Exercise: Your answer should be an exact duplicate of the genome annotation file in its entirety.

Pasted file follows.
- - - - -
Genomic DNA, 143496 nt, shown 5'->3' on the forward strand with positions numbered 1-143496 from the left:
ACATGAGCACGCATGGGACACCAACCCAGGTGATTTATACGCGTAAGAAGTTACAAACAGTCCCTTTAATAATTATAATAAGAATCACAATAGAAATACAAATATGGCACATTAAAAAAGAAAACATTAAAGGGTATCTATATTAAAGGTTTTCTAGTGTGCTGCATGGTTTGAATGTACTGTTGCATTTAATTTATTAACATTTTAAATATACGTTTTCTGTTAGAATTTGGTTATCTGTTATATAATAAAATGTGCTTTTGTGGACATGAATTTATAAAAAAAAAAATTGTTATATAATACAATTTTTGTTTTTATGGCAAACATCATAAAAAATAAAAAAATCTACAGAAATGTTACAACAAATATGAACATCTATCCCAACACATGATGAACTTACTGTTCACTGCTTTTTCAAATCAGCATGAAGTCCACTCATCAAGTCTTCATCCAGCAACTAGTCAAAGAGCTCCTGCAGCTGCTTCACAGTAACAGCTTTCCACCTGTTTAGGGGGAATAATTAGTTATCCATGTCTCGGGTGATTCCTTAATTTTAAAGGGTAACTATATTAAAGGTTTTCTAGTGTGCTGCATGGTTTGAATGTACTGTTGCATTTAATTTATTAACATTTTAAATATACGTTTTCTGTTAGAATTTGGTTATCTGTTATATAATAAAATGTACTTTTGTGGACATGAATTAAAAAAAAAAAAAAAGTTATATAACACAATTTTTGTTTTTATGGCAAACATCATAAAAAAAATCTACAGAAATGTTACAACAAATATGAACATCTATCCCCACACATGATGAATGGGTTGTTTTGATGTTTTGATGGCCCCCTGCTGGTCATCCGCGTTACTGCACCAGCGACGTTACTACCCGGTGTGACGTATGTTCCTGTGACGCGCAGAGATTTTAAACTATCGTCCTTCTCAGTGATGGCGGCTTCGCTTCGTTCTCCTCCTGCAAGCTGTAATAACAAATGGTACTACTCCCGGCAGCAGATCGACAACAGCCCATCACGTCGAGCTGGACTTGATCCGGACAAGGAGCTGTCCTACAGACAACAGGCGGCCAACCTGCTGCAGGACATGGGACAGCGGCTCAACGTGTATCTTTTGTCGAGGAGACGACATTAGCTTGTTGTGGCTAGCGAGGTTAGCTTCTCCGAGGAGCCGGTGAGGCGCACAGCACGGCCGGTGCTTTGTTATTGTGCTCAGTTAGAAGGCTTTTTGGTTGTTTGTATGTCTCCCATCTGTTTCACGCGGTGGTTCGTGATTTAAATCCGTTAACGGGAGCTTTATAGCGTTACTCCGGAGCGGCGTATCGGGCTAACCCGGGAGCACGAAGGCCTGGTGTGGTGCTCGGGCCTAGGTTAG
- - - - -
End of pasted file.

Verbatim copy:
Genomic DNA, 143496 nt, shown 5'->3' on the forward strand with positions numbered 1-143496 from the left:
ACATGAGCACGCATGGGACACCAACCCAGGTGATTTATACGCGTAAGAAGTTACAAACAGTCCCTTTAATAATTATAATAAGAATCACAATAGAAATACAAATATGGCACATTAAAAAAGAAAACATTAAAGGGTATCTATATTAAAGGTTTTCTAGTGTGCTGCATGGTTTGAATGTACTGTTGCATTTAATTTATTAACATTTTAAATATACGTTTTCTGTTAGAATTTGGTTATCTGTTATATAATAAAATGTGCTTTTGTGGACATGAATTTATAAAAAAAAAAATTGTTATATAATACAATTTTTGTTTTTATGGCAAACATCATAAAAAATAAAAAAATCTACAGAAATGTTACAACAAATATGAACATCTATCCCAACACATGATGAACTTACTGTTCACTGCTTTTTCAAATCAGCATGAAGTCCACTCATCAAGTCTTCATCCAGCAACTAGTCAAAGAGCTCCTGCAGCTGCTTCACAGTAACAGCTTTCCACCTGTTTAGGGGGAATAATTAGTTATCCATGTCTCGGGTGATTCCTTAATTTTAAAGGGTAACTATATTAAAGGTTTTCTAGTGTGCTGCATGGTTTGAATGTACTGTTGCATTTAATTTATTAACATTTTAAATATACGTTTTCTGTTAGAATTTGGTTATCTGTTATATAATAAAATGTACTTTTGTGGACATGAATTAAAAAAAAAAAAAAAGTTATATAACACAATTTTTGTTTTTATGGCAAACATCATAAAAAAAATCTACAGAAATGTTACAACAAATATGAACATCTATCCCCACACATGATGAATGGGTTGTTTTGATGTTTTGATGGCCCCCTGCTGGTCATCCGCGTTACTGCACCAGCGACGTTACTACCCGGTGTGACGTATGTTCCTGTGACGCGCAGAGATTTTAAACTATCGTCCTTCTCAGTGATGGCGGCTTCGCTTCGTTCTCCTCCTGCAAGCTGTAATAACAAATGGTACTACTCCCGGCAGCAGATCGACAACAGCCCATCACGTCGAGCTGGACTTGATCCGGACAAGGAGCTGTCCTACAGACAACAGGCGGCCAACCTGCTGCAGGACATGGGACAGCGGCTCAACGTGTATCTTTTGTCGAGGAGACGACATTAGCTTGTTGTGGCTAGCGAGGTTAGCTTCTCCGAGGAGCCGGTGAGGCGCACAGCACGGCCGGTGCTTTGTTATTGTGCTCAGTTAGAAGGCTTTTTGGTTGTTTGTATGTCTCCCATCTGTTTCACGCGGTGGTTCGTGATTTAAATCCGTTAACGGGAGCTTTATAGCGTTACTCCGGAGCGGCGTATCGGGCTAACCCGGGAGCACGAAGGCCTGGTGTGGTGCTCGGGCCTAGGTTAG